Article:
Maxwell in the story speaks for the otter, Mij. He tells us what the otter feels and thinks on different occasions. Given below are some things the otter does. Complete the column on the right to say what Maxwell says about what Mij feels and thinks.


Answer:




Question 5.

Read the story and find the sentences where Maxwell describes his pet otter. Then choose and arrange your sentences to illustrate those statements below that you think are true. Maxwell description

(i) Makes Mij seem almost human, like a small boy.

(ii) Shows that he is often irritated with what Mij does.

(iii) Shows that he is often surprised by what Mij does.

(iv) of Mij's antics is comical.

(v) Shows that he observes the antics of Mij very carefully.

(vi) Shows that he thinks Mij is a very ordinary otter.

(vii) Shows that he thinks the otter is very unusual.


Answer:

(i)The following instances show that Mij seems almost human, like a small boy.


He plunges and rolls in the water. He shoots up and down the bathtub underwater. He makes enough slosh and splash and turns the water tap enough to produce a trickle of water. He plays and juggles small objects between his paws lying on its back. He nuzzles the author's face and neck.


(iii) Mij turned the tap enough to produce a trickle of water, followed by full flow in less than a minute with the help of his paws.


(v) Mij developed his own game from the damaged suitcase of the author. He discovered that if he would place the ball at the high end, it would slide down to the lower end. He always dashed around from one end of the suitcase to another and would grab the ball and trot it off to the high end again and again.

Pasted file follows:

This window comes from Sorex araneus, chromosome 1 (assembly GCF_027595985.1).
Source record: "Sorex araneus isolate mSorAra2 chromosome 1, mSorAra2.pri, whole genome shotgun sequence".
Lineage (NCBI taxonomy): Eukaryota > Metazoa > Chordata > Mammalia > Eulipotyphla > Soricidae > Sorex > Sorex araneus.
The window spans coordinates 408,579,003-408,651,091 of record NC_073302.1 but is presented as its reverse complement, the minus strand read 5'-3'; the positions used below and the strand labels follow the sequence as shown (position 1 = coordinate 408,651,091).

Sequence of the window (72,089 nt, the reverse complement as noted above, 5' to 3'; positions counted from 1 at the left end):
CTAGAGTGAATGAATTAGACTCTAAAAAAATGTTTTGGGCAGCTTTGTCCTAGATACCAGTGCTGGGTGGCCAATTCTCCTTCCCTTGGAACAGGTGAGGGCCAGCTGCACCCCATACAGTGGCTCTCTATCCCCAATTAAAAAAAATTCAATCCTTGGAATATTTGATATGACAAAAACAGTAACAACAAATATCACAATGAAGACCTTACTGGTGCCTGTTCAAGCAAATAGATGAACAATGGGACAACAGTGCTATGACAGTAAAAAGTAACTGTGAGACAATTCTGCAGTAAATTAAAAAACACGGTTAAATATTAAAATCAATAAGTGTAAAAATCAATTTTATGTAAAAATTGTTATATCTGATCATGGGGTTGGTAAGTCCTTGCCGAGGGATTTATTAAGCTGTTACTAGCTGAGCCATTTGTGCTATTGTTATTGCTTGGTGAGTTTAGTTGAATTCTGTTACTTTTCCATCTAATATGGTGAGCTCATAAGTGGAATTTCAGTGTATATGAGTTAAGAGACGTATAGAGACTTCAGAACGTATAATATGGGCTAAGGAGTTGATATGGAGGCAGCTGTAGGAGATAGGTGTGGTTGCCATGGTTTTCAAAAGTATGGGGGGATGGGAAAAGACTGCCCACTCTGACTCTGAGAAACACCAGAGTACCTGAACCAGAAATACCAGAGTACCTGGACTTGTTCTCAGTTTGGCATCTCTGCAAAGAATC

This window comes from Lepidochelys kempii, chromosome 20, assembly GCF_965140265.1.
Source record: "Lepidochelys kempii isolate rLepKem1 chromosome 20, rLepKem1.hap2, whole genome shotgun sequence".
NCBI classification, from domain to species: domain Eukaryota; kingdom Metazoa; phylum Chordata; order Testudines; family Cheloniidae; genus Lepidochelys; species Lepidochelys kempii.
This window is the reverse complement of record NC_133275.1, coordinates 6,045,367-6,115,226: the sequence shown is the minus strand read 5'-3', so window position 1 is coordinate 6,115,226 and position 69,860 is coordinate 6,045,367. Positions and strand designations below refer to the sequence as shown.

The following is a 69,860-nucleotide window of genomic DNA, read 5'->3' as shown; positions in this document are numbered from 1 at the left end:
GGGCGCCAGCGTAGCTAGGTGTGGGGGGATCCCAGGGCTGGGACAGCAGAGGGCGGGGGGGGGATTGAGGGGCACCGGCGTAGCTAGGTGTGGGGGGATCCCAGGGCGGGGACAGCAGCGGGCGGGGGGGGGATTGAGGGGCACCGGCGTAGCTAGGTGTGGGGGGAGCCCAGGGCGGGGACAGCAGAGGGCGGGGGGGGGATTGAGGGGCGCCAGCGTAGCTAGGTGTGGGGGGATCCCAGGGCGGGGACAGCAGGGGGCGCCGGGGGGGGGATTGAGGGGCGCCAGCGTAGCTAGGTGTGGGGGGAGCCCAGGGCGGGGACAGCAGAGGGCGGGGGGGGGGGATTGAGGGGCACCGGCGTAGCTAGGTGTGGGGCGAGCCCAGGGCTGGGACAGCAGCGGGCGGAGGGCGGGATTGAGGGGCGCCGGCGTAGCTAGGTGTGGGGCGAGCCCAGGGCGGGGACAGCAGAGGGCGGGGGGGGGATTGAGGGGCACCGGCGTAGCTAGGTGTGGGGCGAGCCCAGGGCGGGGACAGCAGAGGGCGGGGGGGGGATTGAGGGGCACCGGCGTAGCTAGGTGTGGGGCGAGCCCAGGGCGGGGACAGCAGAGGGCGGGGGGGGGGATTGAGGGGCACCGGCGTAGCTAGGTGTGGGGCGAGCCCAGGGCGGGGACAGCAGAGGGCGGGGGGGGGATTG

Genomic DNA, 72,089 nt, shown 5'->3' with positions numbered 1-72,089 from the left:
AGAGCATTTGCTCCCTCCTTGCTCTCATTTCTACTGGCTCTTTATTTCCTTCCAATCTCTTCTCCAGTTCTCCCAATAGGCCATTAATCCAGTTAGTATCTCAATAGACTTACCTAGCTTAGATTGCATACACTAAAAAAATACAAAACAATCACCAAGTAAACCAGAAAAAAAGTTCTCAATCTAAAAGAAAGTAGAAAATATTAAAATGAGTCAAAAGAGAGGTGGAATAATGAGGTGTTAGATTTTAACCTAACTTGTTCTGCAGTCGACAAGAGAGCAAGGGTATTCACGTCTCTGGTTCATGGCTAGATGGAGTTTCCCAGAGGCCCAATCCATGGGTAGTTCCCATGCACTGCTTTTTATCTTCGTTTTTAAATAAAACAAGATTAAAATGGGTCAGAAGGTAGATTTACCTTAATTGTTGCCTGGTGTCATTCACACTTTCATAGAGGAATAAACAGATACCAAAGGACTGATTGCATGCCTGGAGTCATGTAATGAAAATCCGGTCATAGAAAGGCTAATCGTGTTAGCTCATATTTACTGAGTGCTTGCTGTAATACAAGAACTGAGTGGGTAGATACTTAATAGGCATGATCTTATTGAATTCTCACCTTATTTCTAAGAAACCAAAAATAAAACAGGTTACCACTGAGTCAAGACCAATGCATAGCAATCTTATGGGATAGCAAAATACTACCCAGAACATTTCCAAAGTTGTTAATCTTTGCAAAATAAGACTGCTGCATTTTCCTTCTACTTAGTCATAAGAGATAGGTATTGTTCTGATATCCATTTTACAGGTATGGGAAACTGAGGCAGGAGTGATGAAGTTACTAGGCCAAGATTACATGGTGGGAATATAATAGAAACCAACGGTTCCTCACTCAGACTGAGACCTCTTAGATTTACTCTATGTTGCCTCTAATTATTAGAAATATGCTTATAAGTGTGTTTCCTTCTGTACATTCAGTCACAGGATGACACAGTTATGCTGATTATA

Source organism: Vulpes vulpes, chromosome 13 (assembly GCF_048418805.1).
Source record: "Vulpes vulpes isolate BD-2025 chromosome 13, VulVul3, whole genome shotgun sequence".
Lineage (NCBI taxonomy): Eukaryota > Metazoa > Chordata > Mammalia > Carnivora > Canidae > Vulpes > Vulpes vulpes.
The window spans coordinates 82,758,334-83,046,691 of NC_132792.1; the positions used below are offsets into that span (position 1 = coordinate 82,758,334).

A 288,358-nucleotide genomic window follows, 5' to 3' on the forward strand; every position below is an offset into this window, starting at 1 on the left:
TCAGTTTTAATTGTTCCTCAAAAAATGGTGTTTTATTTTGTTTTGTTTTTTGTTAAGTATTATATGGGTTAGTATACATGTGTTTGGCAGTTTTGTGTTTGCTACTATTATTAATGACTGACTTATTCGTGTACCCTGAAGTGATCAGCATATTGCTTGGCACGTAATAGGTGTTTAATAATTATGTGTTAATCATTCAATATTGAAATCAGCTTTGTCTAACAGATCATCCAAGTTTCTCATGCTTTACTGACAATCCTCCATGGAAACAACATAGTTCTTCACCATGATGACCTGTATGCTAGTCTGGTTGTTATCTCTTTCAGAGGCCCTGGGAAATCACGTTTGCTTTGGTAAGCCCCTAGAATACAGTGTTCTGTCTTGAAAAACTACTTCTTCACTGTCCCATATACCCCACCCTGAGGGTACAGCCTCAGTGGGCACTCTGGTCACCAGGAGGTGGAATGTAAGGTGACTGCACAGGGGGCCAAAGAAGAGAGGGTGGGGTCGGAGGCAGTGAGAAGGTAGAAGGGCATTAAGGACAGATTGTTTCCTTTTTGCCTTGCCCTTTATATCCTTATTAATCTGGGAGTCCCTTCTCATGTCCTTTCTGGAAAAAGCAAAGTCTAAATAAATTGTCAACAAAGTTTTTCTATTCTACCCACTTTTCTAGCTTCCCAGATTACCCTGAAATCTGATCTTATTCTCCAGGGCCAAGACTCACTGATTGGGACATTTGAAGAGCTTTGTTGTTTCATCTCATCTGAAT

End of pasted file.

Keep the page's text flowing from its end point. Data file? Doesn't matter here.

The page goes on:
(vii) He did not believe that the otter is an unusual animal. However, the variety of guesses Londoners made about who Mij was what came as a surprise to the author.




Thinking About Language
Question 1.

Describing a Repeated Action in the Past

To talk about something that happened regularly in the past, but does not happen any longer, we use would or used to. Both would and used to can describe repeated actions in the past.

(a) Mij would follow me without a lead and come to me when I called his name.

(b) He would play for hours with a selection of toys.

(c)On his way home... Mij would tug me to this wall.

(d) When I was five years old, I used to follow my brother all over the place.

(e) He used to tease me when mother was not around.

To describe repeated states or situations in the past, however, we use only used to.(We cannot use would for states or situations in the past.) So we do not use would with verbs like be, have,believe, etc. Look at the following sentences.

(a) When we were young, we used to believe there were ghosts in school. (Note: belief shows a state of mind.)

(b) Thirty years ago, more women used to be housewives than now. (Note: be here describes a situation.)

From the table below, make as many correct sentences as you can using would and/ or used to, as appropriate. (Hint: First decide whether the words in italics show an action, or a state or situation, in the past.) Then add two or three sentences of your own to it.


Answer:

(i) Emperor Akbar used to be fond of musical evenings.


(ii) Every evening we used to take long walks on the beach.


OR


Every evening we would take long walks on the beach.